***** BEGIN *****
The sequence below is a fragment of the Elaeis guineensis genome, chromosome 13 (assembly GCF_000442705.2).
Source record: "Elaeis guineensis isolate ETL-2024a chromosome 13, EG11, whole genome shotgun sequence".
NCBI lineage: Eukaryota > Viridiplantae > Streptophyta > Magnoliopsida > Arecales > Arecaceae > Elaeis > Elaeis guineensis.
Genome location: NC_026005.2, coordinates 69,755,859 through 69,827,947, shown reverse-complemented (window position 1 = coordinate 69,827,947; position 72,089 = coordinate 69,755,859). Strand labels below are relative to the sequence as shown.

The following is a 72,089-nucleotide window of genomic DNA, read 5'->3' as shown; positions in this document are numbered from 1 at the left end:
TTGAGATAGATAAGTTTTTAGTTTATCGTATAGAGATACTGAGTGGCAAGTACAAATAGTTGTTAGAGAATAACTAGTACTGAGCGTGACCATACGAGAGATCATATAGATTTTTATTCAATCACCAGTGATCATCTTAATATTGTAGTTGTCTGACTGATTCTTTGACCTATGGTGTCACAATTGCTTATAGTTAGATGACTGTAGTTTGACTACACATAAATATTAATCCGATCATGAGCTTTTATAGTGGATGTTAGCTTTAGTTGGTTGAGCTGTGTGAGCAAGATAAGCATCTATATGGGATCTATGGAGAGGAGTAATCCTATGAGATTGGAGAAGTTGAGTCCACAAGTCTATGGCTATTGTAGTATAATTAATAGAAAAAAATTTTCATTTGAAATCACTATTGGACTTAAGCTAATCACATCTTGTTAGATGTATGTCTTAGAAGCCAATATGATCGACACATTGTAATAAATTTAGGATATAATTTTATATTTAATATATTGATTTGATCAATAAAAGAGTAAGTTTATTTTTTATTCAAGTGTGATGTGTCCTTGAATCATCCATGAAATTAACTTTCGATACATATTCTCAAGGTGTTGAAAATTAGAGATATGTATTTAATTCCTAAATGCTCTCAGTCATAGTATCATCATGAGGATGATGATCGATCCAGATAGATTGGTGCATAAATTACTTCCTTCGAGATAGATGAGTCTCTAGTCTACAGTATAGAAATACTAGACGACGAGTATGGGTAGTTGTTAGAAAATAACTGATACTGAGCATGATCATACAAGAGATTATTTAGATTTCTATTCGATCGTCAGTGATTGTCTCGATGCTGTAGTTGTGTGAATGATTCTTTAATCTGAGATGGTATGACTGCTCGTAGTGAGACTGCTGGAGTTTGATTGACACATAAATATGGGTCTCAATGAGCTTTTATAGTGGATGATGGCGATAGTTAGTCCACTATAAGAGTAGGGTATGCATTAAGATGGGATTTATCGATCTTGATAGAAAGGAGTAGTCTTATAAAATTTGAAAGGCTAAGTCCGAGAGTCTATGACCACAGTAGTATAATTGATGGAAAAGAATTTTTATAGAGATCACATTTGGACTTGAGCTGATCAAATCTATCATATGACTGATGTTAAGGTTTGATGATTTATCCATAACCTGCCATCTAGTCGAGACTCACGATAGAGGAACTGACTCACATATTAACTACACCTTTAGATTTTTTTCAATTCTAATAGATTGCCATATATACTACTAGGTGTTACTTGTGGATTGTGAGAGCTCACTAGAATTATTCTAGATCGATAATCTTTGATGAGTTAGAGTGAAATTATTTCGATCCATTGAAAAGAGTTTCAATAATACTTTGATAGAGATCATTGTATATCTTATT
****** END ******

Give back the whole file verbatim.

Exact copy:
The sequence below is a fragment of the Elaeis guineensis genome, chromosome 13 (assembly GCF_000442705.2).
Source record: "Elaeis guineensis isolate ETL-2024a chromosome 13, EG11, whole genome shotgun sequence".
NCBI lineage: Eukaryota > Viridiplantae > Streptophyta > Magnoliopsida > Arecales > Arecaceae > Elaeis > Elaeis guineensis.
Genome location: NC_026005.2, coordinates 69,755,859 through 69,827,947, shown reverse-complemented (window position 1 = coordinate 69,827,947; position 72,089 = coordinate 69,755,859). Strand labels below are relative to the sequence as shown.

The following is a 72,089-nucleotide window of genomic DNA, read 5'->3' as shown; positions in this document are numbered from 1 at the left end:
TTGAGATAGATAAGTTTTTAGTTTATCGTATAGAGATACTGAGTGGCAAGTACAAATAGTTGTTAGAGAATAACTAGTACTGAGCGTGACCATACGAGAGATCATATAGATTTTTATTCAATCACCAGTGATCATCTTAATATTGTAGTTGTCTGACTGATTCTTTGACCTATGGTGTCACAATTGCTTATAGTTAGATGACTGTAGTTTGACTACACATAAATATTAATCCGATCATGAGCTTTTATAGTGGATGTTAGCTTTAGTTGGTTGAGCTGTGTGAGCAAGATAAGCATCTATATGGGATCTATGGAGAGGAGTAATCCTATGAGATTGGAGAAGTTGAGTCCACAAGTCTATGGCTATTGTAGTATAATTAATAGAAAAAAATTTTCATTTGAAATCACTATTGGACTTAAGCTAATCACATCTTGTTAGATGTATGTCTTAGAAGCCAATATGATCGACACATTGTAATAAATTTAGGATATAATTTTATATTTAATATATTGATTTGATCAATAAAAGAGTAAGTTTATTTTTTATTCAAGTGTGATGTGTCCTTGAATCATCCATGAAATTAACTTTCGATACATATTCTCAAGGTGTTGAAAATTAGAGATATGTATTTAATTCCTAAATGCTCTCAGTCATAGTATCATCATGAGGATGATGATCGATCCAGATAGATTGGTGCATAAATTACTTCCTTCGAGATAGATGAGTCTCTAGTCTACAGTATAGAAATACTAGACGACGAGTATGGGTAGTTGTTAGAAAATAACTGATACTGAGCATGATCATACAAGAGATTATTTAGATTTCTATTCGATCGTCAGTGATTGTCTCGATGCTGTAGTTGTGTGAATGATTCTTTAATCTGAGATGGTATGACTGCTCGTAGTGAGACTGCTGGAGTTTGATTGACACATAAATATGGGTCTCAATGAGCTTTTATAGTGGATGATGGCGATAGTTAGTCCACTATAAGAGTAGGGTATGCATTAAGATGGGATTTATCGATCTTGATAGAAAGGAGTAGTCTTATAAAATTTGAAAGGCTAAGTCCGAGAGTCTATGACCACAGTAGTATAATTGATGGAAAAGAATTTTTATAGAGATCACATTTGGACTTGAGCTGATCAAATCTATCATATGACTGATGTTAAGGTTTGATGATTTATCCATAACCTGCCATCTAGTCGAGACTCACGATAGAGGAACTGACTCACATATTAACTACACCTTTAGATTTTTTTCAATTCTAATAGATTGCCATATATACTACTAGGTGTTACTTGTGGATTGTGAGAGCTCACTAGAATTATTCTAGATCGATAATCTTTGATGAGTTAGAGTGAAATTATTTCGATCCATTGAAAAGAGTTTCAATAATACTTTGATAGAGATCATTGTATATCTTATT